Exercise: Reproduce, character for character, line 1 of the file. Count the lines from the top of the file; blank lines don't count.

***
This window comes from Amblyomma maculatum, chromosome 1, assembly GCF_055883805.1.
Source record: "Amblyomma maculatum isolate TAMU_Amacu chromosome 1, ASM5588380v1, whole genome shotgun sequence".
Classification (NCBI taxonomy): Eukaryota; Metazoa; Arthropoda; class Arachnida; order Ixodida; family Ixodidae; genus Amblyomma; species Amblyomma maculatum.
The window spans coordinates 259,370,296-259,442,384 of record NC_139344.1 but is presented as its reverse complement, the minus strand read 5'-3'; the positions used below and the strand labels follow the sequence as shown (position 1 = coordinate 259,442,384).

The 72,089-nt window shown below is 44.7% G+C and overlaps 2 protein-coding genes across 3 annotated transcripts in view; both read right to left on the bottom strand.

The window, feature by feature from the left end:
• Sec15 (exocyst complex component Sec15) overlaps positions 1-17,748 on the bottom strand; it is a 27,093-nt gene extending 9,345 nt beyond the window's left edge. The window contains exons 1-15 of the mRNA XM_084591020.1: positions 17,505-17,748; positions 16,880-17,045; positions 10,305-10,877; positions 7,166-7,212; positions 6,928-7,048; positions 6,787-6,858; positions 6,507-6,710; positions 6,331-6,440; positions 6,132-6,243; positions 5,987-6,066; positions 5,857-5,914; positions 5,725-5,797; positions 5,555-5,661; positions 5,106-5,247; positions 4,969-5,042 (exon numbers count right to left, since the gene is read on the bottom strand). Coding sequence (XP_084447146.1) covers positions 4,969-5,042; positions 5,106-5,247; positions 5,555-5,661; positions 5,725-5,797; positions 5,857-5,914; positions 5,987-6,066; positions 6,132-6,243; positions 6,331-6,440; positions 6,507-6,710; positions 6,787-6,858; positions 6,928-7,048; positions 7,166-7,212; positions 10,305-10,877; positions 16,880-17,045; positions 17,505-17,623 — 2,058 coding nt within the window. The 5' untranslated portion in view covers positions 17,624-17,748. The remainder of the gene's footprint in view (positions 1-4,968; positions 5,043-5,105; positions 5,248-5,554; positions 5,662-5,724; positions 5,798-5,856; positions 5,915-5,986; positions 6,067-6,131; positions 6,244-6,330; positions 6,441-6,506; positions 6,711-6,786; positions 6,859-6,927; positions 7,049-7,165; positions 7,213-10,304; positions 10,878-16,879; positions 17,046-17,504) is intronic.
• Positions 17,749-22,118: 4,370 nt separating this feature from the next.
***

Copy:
This window comes from Amblyomma maculatum, chromosome 1, assembly GCF_055883805.1.